Click here to listen to a reading of this blog:
Originally published on 25th March 2016 Last updated on 20th September 2019
The other week, I did a post about things you shouldn’t say to someone with hypothyroidism.
Now for something more positive!
1. “How are you doing?”
This simple question shows you care about us and how we’re doing, and that you understand we may have a bit of a battle with getting well again. It’s nice to know that someone cares and we often like to talk about it with others so we don’t feel alone. Let us get things off our chest too, it’s very healthy and can help us to process the change in our lives.
2. “Can I do anything to help?”
Most commonly, you won’t be able to do an awful lot, but we can benefit from you helping us with errands, housework or even an ear to listen. There’s not a great deal our friends, family and work colleagues can do other than to be understanding of our condition and be open minded, but we’ll rarely turn down the offer of a cup of tea and a chat. Little things mean a lot to us when we’re struggling.
We’re really grateful for those little things.
3. “What has worked for you?”
Treating and managing hypothyroidism is often not as simple as you’d think, so we tend to have to try quite a few medications, lifestyle adjustments and more until we find what works for us. This means lots of book reading, internet searching and maybe even numerous visits to different doctors and health practitioners. It can be stressful, upsetting and really testing at times, so we’d love to share with you what we’ve learnt and what we’re going through.
It’s comforting to know you understand that it isn’t a simple ‘one size fits all’ disease.
4. “I respect your opinions/I support your choices.”
Try not to dismiss us when we say that we know something isn’t right, or that a particular treatment isn’t working for us.
Respect us for doing our own research, and respect our opinions. Let us share our findings with you. Explore with us our ideas and acknowledge that we’re entitled to our own thoughts, too. Support our choices to make changes to our health regimen if we feel it’s the best thing for us. Really just try to understand and listen to us.
5. “So.. what is an underactive thyroid/hypothyroidism/thyroid disease?”
It’s nice to know that you’re interested, and if you don’t know, then we don’t mind telling you all about what it’s like living with a thyroid condition. If anything, it’s great for more people to become aware about it so that we have a better chance of getting the treatment we deserve and acknowledgement about how seriously it can affect our lives.
6. “You’re looking well!”
If we’re looking better, brighter, happier, healthier, then let us know! It’s reassuring to know that our hard work at getting ourselves better is paying off. We often lack motivation and many of us battle with mental health struggles that make it difficult to stay positive.
Some praise every now and then and reminders that we’re making progress can go a long way to give us the boost we need to carry on progressing in our journey to feeling better.
7. “How is the book you’re reading?”
See us reading a thyroid book? A study or some research? Health magazine? A blog? Articles online maybe? Ask us what it’s about, if it’s any good and what we may have learnt from it. It’s nice to see some interest from those around us and we’d like to share what we learn with you too.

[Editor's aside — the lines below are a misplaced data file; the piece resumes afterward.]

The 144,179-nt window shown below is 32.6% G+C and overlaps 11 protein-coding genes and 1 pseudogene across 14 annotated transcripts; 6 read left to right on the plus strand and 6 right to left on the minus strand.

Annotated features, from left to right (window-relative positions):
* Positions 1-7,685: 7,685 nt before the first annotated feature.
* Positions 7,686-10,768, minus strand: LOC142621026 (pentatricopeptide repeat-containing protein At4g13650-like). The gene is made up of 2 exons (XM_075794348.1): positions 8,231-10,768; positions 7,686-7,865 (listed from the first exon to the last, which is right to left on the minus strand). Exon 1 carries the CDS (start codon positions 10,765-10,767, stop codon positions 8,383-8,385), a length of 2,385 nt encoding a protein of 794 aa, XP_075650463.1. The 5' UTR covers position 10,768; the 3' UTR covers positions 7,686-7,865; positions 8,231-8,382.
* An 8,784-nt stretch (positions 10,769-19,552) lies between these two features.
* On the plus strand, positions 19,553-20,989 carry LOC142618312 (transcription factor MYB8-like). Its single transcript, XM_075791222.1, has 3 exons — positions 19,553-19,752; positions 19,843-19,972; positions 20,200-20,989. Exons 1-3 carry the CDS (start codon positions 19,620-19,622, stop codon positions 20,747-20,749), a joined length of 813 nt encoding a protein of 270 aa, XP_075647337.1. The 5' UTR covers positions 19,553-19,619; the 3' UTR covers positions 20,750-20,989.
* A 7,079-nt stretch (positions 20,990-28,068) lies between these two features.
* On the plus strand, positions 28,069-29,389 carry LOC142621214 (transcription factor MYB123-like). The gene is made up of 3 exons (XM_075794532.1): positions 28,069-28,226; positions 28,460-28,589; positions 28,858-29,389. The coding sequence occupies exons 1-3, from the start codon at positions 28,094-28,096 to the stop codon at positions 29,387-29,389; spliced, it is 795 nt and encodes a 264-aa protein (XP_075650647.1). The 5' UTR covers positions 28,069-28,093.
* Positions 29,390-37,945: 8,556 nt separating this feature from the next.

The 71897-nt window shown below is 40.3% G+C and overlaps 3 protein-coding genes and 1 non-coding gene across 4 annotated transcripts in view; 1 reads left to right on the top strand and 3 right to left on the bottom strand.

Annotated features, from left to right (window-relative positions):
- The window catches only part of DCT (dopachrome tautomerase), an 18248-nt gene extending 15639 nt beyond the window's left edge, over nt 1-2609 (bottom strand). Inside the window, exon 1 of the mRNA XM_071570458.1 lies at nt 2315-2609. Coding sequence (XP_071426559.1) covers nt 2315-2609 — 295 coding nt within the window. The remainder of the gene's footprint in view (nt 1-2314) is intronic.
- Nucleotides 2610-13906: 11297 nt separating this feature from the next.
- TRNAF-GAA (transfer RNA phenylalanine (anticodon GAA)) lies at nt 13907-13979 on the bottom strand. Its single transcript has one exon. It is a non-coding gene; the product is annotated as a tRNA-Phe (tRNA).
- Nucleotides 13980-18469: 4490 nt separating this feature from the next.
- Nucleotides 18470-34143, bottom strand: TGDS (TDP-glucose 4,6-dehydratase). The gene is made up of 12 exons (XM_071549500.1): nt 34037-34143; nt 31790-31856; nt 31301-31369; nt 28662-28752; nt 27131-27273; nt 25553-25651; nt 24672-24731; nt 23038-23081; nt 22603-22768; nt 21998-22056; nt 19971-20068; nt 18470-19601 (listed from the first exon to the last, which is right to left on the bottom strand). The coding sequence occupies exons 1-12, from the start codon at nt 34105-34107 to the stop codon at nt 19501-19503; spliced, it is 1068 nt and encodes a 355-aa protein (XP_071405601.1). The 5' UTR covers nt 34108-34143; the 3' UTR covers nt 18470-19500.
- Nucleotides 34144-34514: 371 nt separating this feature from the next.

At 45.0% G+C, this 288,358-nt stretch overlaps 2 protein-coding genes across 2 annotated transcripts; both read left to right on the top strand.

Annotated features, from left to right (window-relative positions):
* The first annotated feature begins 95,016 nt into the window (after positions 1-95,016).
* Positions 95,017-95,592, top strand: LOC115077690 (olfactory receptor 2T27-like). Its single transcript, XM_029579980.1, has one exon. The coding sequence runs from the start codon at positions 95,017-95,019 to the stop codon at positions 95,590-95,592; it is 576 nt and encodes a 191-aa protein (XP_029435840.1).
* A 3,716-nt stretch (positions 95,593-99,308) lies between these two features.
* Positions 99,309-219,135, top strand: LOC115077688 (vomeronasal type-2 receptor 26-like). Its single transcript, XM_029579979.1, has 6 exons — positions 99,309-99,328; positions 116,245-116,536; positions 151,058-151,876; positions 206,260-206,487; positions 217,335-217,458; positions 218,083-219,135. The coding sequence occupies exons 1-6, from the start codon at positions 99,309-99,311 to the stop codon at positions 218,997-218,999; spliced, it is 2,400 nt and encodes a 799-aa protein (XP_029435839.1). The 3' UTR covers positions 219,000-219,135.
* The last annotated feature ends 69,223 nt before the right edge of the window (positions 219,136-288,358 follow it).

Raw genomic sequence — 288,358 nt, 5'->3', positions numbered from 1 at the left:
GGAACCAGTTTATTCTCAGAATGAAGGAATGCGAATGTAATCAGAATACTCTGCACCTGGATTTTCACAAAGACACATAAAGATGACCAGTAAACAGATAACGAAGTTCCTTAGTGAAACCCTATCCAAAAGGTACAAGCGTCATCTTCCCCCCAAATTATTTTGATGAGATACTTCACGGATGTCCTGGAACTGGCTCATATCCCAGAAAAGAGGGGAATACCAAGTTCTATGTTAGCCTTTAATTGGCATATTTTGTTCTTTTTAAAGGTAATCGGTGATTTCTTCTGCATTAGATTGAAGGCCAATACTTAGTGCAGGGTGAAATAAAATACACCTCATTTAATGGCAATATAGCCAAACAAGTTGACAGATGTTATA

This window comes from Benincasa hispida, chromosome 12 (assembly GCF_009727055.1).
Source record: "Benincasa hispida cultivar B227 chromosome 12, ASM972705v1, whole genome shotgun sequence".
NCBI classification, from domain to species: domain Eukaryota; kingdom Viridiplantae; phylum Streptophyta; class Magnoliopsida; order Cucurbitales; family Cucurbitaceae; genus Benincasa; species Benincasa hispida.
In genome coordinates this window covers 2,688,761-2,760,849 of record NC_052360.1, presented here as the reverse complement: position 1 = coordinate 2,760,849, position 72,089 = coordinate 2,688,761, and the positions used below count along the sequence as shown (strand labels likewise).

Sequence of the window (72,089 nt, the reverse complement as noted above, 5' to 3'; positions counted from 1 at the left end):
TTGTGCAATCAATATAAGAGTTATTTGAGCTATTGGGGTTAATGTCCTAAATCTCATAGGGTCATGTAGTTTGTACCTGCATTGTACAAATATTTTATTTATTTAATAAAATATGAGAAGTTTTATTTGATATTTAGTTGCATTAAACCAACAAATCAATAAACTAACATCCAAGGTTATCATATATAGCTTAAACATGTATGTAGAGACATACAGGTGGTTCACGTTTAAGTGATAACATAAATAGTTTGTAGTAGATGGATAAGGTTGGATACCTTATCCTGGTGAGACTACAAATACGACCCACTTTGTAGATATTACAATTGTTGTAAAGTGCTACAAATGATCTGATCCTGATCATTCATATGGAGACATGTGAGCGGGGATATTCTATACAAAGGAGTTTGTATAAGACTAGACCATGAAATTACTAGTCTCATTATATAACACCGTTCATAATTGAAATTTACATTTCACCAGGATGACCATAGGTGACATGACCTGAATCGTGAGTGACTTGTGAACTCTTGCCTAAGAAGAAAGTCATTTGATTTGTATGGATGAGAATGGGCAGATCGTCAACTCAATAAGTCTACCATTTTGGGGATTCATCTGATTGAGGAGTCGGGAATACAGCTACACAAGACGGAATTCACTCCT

8. “You need to try another doctor.”
If we’re going back again and again to the same doctor and getting nowhere with feeling better, you may need to encourage us to seek out another. And another. And another. Until we find one who will listen to us and work with us. We can feel intimidated or worried to make the change, but it’s important for our health that we do so. Again, your support is going to be key in us making progress with our health.
9. “Keep on going. You will feel well again.”
When this condition and all its related problems get too much for us, we need to be reminded that we must keep on going. Often, facing the idea of spending the rest of our lives feeling so unbelievably ill, is enough to make someone very depressed and/or anxious. People with hypothyroidism can get better, and although it’s not always easy, it is possible. It absolutely is. They just need gentle nudges and direction on where to go, at times. Help them to help themselves.
Would you add anything to this list? Let me know in the comments below.
This excerpt is from the book You, Me and Hypothyroidism: When Someone You Love Has Hypothyroidism. A book for those who know someone with hypothyroidism, such as a spouse or partner. More information on libido as well as many other topics can be found in the full book.
You can click on the hyperlinks in the above post to learn more and see references to information given.
Please remember that if you’re a thyroid patient living with poor mental health or lingering physical symptoms, that you don’t have to live this way. To address why you may still be feeling unwell (often despite being on thyroid medication too), please see this article and go through each suggestion, putting your thyroid jigsaw back together.
Rachel Hill is the highly ranked and multi-award winning thyroid patient advocate, writer, speaker and author behind The Invisible Hypothyroidism. Her thyroid advocacy work includes writing articles, authoring books, producing her Thyroid Family email newsletters and speaking on podcasts, as well as being a founding board member for the American College of Thyroidology. She is well-recognised as a crucial contributor to the thyroid community and has a large social media presence. Her books include “Be Your Own Thyroid Advocate” and “You, Me and Hypothyroidism”.